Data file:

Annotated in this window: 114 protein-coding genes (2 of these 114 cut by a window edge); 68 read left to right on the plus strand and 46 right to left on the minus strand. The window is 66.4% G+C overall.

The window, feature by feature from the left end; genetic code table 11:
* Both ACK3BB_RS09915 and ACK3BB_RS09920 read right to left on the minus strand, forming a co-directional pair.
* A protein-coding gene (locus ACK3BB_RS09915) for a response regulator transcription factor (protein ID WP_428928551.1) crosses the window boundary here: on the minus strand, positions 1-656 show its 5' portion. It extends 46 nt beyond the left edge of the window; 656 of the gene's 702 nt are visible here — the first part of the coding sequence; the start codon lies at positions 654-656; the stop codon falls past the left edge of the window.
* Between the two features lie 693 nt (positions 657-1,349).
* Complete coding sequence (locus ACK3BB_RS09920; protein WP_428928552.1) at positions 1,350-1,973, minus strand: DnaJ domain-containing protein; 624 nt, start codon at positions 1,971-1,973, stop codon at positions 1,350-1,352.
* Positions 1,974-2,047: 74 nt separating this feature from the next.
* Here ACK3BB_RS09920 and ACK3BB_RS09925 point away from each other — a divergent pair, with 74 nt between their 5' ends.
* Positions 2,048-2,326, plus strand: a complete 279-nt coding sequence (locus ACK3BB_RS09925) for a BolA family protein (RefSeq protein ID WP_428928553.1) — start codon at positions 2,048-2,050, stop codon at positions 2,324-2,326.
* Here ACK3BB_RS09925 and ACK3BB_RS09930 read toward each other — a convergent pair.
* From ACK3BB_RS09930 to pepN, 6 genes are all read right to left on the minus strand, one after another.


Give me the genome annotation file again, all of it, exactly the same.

Annotated in this window: 114 protein-coding genes (2 of these 114 cut by a window edge); 68 read left to right on the plus strand and 46 right to left on the minus strand. The window is 66.4% G+C overall.

The window, feature by feature from the left end; genetic code table 11:
* Both ACK3BB_RS09915 and ACK3BB_RS09920 read right to left on the minus strand, forming a co-directional pair.
* A protein-coding gene (locus ACK3BB_RS09915) for a response regulator transcription factor (protein ID WP_428928551.1) crosses the window boundary here: on the minus strand, positions 1-656 show its 5' portion. It extends 46 nt beyond the left edge of the window; 656 of the gene's 702 nt are visible here — the first part of the coding sequence; the start codon lies at positions 654-656; the stop codon falls past the left edge of the window.
* Between the two features lie 693 nt (positions 657-1,349).
* Complete coding sequence (locus ACK3BB_RS09920; protein WP_428928552.1) at positions 1,350-1,973, minus strand: DnaJ domain-containing protein; 624 nt, start codon at positions 1,971-1,973, stop codon at positions 1,350-1,352.
* Positions 1,974-2,047: 74 nt separating this feature from the next.
* Here ACK3BB_RS09920 and ACK3BB_RS09925 point away from each other — a divergent pair, with 74 nt between their 5' ends.
* Positions 2,048-2,326, plus strand: a complete 279-nt coding sequence (locus ACK3BB_RS09925) for a BolA family protein (RefSeq protein ID WP_428928553.1) — start codon at positions 2,048-2,050, stop codon at positions 2,324-2,326.
* Here ACK3BB_RS09925 and ACK3BB_RS09930 read toward each other — a convergent pair.
* From ACK3BB_RS09930 to pepN, 6 genes are all read right to left on the minus strand, one after another.